Just how fast can the iPhone shoot, process, and share a digital photo? The makers of minimalist to-do app Clear decided to find out, and the result is the equally slick Analog Camera. While third-party camera apps usually try to pile on the features, Realmac Software goes in the opposite direction with Analog Camera. While using the app, you can almost imagine the developers hunched over an iPhone with a stopwatch, making sure each step can be done in a matter of seconds.
If you have kids, you have photos. And if you have an iPhone, you have lots and lots of them in your pocket at any given time. There are plenty of apps that'll help you personalize your favorite pictures by adding captions, colors, and effects, but they all require a hefty dose of effort – especially if you've let a lot of birthday and vacation shots pile up. Disney's Story understands that most parents probably have a couple hundred photos and videos sitting in their Camera Roll, but don't know where to start with organizing them. With an emphasis on speed and simplicity, the app will help you effortlessly create personalized stories out of your favorite moments without having to pore over dozens of unrelated pictures.
The Lytro camera is an amazing way to add perspective to photos, but at $399, it’s beyond the financial grasp of many amateur shutterbugs. Thankfully, a new iPhone app promises to deliver refocusable, ready-to-share images for a whole lot less. FocusTwist takes a page from the Lytro playbook, creating images where the key focus can be changed to another object with just a tap.
One-tap, Instagram-style filter apps are a dime a dozen, so why not give your photos a unique look by actually lifting objects off of their background instead? That’s the premise behind PopAGraph, a slickly produced image editing app for the iPhone. PopAGraph uses Photoshop-style masking tools to separate key objects from an image, making them "pop" away from the background to create a 3D-style effect. It’s a clever trick and the developers do a good job of pulling it off.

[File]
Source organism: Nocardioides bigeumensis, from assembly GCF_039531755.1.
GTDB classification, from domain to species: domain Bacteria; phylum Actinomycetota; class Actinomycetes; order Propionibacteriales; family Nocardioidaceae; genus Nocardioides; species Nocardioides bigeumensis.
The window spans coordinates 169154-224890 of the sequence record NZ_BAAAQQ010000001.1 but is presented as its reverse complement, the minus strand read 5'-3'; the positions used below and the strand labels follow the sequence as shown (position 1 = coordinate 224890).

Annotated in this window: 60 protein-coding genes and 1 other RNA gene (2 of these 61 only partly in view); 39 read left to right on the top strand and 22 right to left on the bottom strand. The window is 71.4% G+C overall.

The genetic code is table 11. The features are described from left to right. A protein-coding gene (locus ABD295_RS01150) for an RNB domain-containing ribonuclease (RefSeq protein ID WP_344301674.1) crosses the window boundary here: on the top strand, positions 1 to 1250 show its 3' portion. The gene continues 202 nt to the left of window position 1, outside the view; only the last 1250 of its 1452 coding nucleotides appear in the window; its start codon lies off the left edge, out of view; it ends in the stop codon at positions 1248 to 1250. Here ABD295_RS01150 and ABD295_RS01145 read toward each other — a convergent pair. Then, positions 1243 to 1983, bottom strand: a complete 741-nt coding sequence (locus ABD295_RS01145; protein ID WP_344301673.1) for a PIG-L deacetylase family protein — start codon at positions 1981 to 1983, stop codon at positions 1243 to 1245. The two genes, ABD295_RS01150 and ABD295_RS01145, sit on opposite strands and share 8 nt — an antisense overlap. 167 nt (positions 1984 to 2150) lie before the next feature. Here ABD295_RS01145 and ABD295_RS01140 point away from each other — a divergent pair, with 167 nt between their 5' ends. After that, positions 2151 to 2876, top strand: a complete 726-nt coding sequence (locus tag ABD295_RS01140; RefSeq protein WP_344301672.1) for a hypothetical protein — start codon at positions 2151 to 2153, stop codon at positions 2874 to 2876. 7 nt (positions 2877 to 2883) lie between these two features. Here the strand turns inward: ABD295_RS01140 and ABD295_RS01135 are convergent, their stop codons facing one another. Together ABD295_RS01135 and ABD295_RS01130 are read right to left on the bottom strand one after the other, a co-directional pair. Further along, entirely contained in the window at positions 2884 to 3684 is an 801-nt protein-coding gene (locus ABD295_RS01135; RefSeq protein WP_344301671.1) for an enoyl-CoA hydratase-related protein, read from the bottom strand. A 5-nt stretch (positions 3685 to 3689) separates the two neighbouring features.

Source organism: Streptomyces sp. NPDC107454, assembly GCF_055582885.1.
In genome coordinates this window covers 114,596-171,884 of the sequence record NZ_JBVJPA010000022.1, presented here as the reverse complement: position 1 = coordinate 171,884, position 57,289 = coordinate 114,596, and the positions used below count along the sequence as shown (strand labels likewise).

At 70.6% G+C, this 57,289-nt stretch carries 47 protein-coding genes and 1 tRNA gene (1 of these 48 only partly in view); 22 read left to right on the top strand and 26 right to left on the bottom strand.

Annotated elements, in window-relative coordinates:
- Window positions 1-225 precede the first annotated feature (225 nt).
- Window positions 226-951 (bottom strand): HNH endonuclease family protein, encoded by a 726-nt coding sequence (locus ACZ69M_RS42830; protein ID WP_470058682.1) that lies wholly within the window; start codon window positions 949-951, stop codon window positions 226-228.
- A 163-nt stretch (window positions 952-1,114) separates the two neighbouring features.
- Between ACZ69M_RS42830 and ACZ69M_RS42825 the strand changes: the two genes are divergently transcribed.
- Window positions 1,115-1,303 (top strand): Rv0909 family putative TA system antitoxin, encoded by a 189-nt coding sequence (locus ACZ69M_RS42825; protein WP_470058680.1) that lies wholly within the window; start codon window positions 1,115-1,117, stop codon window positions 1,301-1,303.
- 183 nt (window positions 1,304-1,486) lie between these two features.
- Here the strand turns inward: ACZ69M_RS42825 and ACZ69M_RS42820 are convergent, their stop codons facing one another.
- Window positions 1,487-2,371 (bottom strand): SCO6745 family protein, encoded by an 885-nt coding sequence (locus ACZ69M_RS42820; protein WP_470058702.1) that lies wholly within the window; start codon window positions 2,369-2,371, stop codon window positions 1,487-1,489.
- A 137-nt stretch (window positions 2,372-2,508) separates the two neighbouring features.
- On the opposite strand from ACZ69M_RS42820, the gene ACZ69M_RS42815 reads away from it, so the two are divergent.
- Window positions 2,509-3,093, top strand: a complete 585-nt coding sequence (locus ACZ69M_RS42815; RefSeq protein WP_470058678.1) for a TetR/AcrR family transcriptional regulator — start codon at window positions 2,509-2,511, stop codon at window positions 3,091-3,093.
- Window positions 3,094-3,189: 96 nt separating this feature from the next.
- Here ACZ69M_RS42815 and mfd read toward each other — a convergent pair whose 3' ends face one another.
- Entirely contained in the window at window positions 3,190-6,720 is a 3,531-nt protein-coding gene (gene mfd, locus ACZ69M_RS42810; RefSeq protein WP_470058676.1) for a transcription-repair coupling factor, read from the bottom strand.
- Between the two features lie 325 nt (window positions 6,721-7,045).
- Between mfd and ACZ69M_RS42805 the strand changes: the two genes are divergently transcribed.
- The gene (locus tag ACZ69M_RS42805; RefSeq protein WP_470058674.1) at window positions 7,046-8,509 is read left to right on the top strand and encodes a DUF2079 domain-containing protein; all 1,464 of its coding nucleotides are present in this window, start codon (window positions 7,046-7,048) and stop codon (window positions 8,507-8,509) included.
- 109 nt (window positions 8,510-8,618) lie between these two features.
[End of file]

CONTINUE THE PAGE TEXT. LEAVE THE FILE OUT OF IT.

As the saying goes, the best camera is the one that’s with you. In our case it's an iPhone, so we tend to pounce anytime a new and potentially better camera app pops up on the radar – although few can top the modest simplicity of Apple’s built-in Camera paired with a good third-party image-editing app. The latest to land on the App Store is Zitrr Camera, an oddly-named but feature-packed solution that claims to do it all for little money, but stumbles when it comes to the one thing we want most from a camera app: Retaining original resolution from start to finish.
Sure, the Apple v. Samsung patent trials have been a treasure trove for fans who like seeing prototypes of their favorite gadgets, but what about a look at the guts of one of the earliest iPhone prototypes available?
Professional image editing jumped onto tablets in early 2012 with Adobe Photoshop Touch, but smartphones remained curiously absent from the company’s finger-friendly party. That’s all changed with this year’s debut of a phone-specific version, but are digital artists ready to create on a palette that fits in the palm of their hand?
There are so many different ways to interact with our photos on iOS, we barely need our Macs anymore to create refrigerator-worthy projects. Just about anything can be done on our iPhones and iPads, with countless filter, layout, caption and effects apps each opening wonderful worlds of creativity at our fingertips. Tiles - Photo Framer, the latest entry into the collage fray, brings enough to the table to set it apart from the crowd. Neat, modular frames keep your project clean, but Tiles still gives you the freedom to make your work your own, with a fun, gesture-based interface that offers boundless possibilities.
Folders are a great place to store files and subfolders, but folders can also be smart about the content they’re storing. For instance, Dropbox can whisk files stored in its folder into the cloud — so why can't you do something like this with any folder? Well, as it turns out, you can, and all you need is a simple script cobbled together in OS X’s automation tool, called Automator. Continue reading, and we’ll show you how to use Folder Actions to turn regular folders into smart-ified folders with pizazz.
Gimmicky apps certainly have their place on our iPhones. At some point, we've all been suckered into plunking down our hard-earned pennies for an app that seemed like a great idea (iBeer, iSteam, etc), but ultimately they end up in one of those folders that rarely gets opened – or worse, deleted outright. Cycloramic might not seem like it belongs in that class, but after a few attempts to make a panoramic photo, it becomes clear that this phone-spinning app is mostly a short-lived diversion.